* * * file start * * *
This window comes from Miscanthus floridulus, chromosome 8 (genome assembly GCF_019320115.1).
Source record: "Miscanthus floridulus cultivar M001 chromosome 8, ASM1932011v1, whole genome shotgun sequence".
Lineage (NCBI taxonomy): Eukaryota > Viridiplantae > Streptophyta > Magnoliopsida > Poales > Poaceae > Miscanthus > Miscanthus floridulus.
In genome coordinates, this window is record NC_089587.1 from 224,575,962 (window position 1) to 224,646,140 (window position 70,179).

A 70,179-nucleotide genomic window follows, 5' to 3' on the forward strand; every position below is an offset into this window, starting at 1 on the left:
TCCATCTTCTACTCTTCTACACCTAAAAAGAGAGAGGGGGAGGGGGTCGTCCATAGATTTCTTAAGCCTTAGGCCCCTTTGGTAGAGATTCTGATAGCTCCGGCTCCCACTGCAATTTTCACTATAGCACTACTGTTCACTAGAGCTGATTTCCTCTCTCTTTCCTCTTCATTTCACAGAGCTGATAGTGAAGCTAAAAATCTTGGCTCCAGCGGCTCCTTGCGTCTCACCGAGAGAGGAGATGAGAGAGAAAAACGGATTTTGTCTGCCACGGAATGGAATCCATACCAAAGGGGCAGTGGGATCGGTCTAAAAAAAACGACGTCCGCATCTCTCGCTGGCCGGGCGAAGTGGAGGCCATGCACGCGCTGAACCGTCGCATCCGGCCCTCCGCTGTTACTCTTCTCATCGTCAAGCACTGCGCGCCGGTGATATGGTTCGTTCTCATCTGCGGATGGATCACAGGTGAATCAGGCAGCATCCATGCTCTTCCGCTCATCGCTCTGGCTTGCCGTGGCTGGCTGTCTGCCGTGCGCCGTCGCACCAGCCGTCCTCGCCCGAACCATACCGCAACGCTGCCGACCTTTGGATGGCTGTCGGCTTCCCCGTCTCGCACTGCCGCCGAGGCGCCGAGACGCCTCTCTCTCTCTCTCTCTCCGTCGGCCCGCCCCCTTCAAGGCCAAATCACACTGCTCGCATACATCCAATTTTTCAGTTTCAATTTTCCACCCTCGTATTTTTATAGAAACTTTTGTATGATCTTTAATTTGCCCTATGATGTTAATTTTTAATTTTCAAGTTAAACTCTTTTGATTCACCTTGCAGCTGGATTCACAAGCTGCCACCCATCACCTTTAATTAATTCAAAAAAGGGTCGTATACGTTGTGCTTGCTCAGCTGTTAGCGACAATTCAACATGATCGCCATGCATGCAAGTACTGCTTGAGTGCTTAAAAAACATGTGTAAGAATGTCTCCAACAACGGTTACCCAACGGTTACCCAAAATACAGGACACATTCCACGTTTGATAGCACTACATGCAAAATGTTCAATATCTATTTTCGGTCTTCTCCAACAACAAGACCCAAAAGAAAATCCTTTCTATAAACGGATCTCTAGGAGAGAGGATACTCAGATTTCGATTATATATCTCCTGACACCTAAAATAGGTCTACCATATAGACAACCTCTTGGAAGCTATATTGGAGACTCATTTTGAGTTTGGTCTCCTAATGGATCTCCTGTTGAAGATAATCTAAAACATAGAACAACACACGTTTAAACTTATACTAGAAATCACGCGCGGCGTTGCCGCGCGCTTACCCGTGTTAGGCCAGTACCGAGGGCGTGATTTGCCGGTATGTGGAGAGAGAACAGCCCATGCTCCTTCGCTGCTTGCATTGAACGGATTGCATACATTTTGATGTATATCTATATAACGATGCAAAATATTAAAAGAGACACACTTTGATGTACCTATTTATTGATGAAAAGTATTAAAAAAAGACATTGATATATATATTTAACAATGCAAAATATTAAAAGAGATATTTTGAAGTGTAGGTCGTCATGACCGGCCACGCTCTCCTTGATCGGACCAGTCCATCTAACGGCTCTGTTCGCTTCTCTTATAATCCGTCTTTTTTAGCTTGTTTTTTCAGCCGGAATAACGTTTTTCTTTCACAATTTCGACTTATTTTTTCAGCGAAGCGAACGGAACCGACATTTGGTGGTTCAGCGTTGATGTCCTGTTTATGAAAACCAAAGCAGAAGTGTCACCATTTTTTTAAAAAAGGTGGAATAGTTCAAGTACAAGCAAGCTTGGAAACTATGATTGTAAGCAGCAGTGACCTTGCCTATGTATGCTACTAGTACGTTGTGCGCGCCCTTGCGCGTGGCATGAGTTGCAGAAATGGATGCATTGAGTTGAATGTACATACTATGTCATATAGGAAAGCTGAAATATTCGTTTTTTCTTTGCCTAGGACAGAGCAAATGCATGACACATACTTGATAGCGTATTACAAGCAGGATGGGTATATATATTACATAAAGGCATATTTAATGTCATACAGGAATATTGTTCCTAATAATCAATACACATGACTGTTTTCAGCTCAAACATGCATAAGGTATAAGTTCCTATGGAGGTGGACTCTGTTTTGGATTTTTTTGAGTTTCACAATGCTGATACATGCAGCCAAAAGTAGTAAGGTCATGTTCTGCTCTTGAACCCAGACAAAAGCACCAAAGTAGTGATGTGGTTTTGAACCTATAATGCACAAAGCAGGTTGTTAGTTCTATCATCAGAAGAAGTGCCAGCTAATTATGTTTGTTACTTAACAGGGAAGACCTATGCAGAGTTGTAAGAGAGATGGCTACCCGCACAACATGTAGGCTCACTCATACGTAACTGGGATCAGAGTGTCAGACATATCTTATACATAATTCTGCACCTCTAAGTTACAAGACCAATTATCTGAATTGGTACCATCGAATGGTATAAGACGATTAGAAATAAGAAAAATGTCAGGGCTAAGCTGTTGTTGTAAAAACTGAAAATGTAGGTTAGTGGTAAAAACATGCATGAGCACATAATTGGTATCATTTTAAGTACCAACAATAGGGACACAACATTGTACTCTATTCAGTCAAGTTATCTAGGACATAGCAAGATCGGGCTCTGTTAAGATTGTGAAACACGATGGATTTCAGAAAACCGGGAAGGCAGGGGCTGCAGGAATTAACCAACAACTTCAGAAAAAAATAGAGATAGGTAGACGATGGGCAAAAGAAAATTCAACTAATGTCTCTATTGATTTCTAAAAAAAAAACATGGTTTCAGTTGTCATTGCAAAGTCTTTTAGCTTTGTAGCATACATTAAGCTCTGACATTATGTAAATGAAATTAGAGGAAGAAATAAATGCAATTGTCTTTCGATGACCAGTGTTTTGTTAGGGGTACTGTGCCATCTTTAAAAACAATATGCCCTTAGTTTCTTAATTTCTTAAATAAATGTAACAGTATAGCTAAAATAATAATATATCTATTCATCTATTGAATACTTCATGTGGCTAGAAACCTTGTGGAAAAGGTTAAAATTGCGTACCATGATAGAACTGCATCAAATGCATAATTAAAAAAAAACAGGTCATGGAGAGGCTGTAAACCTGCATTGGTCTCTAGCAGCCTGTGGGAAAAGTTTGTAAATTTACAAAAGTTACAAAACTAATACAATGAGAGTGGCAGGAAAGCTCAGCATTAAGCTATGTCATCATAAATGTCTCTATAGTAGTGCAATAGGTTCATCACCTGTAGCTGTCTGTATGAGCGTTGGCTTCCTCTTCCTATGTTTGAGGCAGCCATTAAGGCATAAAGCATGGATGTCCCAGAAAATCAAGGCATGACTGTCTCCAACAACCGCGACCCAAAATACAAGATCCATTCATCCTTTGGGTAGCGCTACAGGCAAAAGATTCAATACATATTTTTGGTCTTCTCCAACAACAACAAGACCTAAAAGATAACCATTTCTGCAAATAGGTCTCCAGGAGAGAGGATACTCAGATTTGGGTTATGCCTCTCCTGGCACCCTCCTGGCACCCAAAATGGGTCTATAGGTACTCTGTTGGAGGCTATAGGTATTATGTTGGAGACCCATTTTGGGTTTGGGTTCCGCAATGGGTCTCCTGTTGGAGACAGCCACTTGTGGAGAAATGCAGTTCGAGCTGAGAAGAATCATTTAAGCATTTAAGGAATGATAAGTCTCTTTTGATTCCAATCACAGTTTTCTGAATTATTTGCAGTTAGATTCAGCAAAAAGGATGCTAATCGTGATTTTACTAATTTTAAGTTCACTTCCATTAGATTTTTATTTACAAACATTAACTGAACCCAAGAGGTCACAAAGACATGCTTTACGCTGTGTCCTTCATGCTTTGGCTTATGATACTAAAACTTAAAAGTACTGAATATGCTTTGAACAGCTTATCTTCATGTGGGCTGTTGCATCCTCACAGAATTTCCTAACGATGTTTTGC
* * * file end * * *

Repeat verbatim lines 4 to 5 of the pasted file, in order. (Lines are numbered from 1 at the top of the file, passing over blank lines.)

In genome coordinates, this window is record NC_089587.1 from 224,575,962 (window position 1) to 224,646,140 (window position 70,179).

A 70,179-nucleotide genomic window follows, 5' to 3' on the forward strand; every position below is an offset into this window, starting at 1 on the left: